With traditional historians, all features are included in a single product or suite. You get the features and capabilities that the vendor wants you to have — no less and no more. On one hand, this can offer a simpler procurement and deployment process. But there are numerous drawbacks to the customer: most importantly, by storing your data in a closed system, you are locked to your vendor and no longer have the option of easily migrating to or testing other products. And while your historian may include components like visualization, these are typically inferior to components designed by companies that specialize in these areas.

Next generation historians, however, include only core features — the time-series database and data connectors. To obtain other features, you integrate products into your infrastructure based on your specific business needs and use cases, composing the system that’s best for your organization. In this open model, you can select the optimal components for each aspect of your system instead of relying on a single vendor to be an expert in every field. You never pay for features you don’t need, and you never miss out on features you need simply because your vendor doesn’t offer them.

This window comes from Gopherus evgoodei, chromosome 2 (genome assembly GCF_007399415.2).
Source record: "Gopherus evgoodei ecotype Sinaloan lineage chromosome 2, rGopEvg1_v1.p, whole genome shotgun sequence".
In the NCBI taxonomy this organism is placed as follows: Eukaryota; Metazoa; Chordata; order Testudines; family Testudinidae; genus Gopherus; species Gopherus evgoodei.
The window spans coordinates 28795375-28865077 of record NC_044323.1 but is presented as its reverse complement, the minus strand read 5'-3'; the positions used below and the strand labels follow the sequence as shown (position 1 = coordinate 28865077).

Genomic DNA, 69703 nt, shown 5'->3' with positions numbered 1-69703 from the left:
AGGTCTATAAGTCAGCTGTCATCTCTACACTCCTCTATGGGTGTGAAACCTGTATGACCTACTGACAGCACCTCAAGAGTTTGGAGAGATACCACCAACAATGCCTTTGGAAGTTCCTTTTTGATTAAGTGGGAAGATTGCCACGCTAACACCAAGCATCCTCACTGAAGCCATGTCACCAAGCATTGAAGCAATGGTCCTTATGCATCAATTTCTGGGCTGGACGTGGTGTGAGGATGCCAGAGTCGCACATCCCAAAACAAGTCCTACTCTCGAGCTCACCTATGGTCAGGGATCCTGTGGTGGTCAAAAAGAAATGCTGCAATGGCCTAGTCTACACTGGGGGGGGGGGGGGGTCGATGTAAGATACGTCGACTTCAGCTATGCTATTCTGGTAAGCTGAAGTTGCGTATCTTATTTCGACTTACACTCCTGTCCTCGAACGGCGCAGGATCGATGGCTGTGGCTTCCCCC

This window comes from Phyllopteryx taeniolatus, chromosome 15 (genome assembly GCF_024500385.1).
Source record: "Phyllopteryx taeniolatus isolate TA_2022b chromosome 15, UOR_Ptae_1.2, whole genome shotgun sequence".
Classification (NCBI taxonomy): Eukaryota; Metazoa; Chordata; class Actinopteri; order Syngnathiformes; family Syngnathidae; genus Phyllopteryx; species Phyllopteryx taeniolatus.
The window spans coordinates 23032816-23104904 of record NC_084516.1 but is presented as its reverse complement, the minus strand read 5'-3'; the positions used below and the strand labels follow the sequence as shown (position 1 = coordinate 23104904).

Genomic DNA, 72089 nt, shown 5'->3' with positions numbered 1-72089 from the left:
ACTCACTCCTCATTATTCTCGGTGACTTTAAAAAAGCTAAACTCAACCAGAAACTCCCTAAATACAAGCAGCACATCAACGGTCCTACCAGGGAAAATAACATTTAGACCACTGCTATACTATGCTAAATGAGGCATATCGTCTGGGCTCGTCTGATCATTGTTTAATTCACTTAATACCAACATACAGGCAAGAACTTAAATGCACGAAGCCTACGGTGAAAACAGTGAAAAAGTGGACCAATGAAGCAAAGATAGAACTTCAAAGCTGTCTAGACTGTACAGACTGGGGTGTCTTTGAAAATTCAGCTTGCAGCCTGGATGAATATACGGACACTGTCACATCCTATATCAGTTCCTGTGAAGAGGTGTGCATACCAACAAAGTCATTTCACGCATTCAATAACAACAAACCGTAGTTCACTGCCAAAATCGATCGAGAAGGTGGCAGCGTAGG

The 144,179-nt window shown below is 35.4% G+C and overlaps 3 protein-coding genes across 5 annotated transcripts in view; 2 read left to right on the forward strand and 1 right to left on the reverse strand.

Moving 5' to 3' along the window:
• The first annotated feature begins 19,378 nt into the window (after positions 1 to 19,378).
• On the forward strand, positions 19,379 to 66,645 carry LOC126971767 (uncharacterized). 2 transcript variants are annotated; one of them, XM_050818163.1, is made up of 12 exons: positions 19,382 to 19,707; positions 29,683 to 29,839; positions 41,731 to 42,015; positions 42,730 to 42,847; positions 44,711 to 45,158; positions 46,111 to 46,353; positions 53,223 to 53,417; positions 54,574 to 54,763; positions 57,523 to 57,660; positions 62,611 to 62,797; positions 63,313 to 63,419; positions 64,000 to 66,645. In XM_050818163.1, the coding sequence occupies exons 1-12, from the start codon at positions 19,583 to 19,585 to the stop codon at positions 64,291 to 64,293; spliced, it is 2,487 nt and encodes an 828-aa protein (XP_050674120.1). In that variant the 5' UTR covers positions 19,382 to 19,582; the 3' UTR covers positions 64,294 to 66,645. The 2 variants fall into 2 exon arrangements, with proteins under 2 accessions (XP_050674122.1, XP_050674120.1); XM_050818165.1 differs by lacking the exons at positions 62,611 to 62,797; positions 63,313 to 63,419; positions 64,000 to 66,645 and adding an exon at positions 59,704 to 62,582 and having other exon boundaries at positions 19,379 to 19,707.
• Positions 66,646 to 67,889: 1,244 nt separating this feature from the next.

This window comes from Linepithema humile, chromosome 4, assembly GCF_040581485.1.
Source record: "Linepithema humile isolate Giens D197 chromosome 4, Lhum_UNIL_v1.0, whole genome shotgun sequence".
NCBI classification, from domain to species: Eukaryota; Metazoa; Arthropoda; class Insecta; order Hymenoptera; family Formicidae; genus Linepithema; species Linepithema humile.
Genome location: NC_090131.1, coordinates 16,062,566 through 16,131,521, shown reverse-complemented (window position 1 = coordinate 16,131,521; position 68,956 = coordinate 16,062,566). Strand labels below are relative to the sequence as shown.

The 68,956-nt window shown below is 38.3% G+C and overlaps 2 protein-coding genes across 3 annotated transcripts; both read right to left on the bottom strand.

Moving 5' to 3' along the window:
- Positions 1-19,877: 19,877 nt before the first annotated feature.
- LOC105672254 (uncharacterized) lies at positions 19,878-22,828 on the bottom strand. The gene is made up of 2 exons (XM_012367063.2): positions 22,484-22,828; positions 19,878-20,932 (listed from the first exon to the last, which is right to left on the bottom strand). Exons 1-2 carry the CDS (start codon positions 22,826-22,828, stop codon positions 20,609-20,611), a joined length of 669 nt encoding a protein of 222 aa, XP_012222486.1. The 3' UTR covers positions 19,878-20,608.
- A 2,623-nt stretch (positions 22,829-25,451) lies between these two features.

In other words, TDengine empowers customers to choose best-in-class products for every single component of their infrastructure, centered around the best-in-class time-series database that we provide. We ensure that we support integration with these products and offer standard interfaces and connectors. Traditional historians’ customers, on the other hand, have no choice but to use their vendor’s solutions or waste valuable resources on custom connectors.

The Next Step Forward

For existing customers, especially in brownfield deployments, it’s true that a next generation data historian cannot replace a traditional historian. Instead, the next generation historian is deployed on top of the traditional historian to extend its capabilities and unlock the customer from the restrictions of their traditional historian vendor.